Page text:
As newer programming languages such as object-oriented languages including “C”, “C++”, and Sun Microsystem's Java [TM], have found widespread acceptance in the software industry, some may be led to believe that COBOL, IMS, CICS, and similar products and languages are of limited future value. Regardless of whether COBOL, CICS, and IMS/DC are recognized as strategic products, from a business case perspective, there are literally billions of lines of COBOL business application code in use today. While Java has now become the application development language of choice, until recently COBOL was the main application development language, in use since the early 1970's, in both CICS and IMS/DC transaction processing environments. For example, in 1999, the IBM Hursley (United Kingdom) development laboratory estimated that more than 20 billion transactions per day were processed in IBM's customers' CICS installations worldwide. Therefore, COBOL remains an important technology, and problems arising from interfacing and interacting COBOL resources with newer technology resources (e.g. applets, serviets, etc.) must be addressed as inventively as any other “cutting edge” technology problem. For example, and inefficient solution to a COBOL problem which is executed 20 billion times per day accumulates to massive wasted processing bandwidth, memory and storage waste, and communication inefficiencies. By the very nature of COBOL applications (e.g. business transactions), such results manifest themselves as increased costs, latency to complete transactions, and reduced profits.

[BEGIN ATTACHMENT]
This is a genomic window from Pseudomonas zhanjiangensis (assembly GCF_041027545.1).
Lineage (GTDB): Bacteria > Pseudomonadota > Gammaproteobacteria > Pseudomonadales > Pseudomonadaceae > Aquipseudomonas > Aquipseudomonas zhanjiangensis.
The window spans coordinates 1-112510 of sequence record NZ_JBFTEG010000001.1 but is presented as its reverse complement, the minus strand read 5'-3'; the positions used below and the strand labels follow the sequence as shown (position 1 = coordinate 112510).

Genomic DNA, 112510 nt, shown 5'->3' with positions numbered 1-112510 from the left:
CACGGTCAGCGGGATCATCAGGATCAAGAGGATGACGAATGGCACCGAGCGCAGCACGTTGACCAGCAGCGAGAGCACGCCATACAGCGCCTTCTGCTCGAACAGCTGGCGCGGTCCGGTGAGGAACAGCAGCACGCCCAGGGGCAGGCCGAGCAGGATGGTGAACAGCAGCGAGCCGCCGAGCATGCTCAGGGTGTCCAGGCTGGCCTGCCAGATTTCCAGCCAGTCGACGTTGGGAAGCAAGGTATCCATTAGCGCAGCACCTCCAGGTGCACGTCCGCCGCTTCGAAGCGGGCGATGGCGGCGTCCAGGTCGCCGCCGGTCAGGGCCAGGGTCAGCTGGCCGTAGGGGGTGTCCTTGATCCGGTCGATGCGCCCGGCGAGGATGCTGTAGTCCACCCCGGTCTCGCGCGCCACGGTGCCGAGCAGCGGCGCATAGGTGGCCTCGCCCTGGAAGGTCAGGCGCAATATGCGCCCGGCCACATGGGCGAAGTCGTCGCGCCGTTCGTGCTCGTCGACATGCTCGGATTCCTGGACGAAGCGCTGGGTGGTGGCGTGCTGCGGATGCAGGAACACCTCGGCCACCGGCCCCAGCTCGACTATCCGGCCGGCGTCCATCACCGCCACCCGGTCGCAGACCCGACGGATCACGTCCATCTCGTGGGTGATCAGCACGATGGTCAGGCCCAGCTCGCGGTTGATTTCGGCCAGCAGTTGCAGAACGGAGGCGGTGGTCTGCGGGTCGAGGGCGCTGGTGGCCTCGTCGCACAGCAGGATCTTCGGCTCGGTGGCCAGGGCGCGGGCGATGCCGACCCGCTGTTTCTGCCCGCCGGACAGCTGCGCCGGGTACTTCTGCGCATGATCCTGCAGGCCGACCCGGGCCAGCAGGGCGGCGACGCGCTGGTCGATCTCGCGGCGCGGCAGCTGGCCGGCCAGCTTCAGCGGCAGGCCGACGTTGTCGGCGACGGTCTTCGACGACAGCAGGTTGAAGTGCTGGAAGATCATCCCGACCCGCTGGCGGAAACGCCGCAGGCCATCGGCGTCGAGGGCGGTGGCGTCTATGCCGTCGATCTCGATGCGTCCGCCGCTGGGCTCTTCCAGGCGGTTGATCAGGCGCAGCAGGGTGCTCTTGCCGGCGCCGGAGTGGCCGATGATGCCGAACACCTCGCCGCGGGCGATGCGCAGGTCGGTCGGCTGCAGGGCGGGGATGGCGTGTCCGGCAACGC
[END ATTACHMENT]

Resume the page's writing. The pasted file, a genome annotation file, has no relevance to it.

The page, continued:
The more modern concept of “Data Mining” can be summarized as the ability to re-use business application logic from existing application programs to solve business problems in the future. Data Mining implementations exist in varying degrees of sophistication. For example, a simple application refacing solution may use a Web browser connected to a Web Server, which in turn accesses data from a transaction-processing server using an Extensible Markup Language (“XML”) interface. In another example, a tightly coupled business-to-business (“B2B”) application may connect a company to a supplier, where an XML document serves as the common data transport. In this example, it can be seen that XML-based servers will enable the evolution of Web Services to access older “legacy” data such that a business can greatly extend its reach to customers over time while continuously updating, upgrading, and migrating its business application programs to offer enhanced services and products with ever-increasing cost and response efficiencies.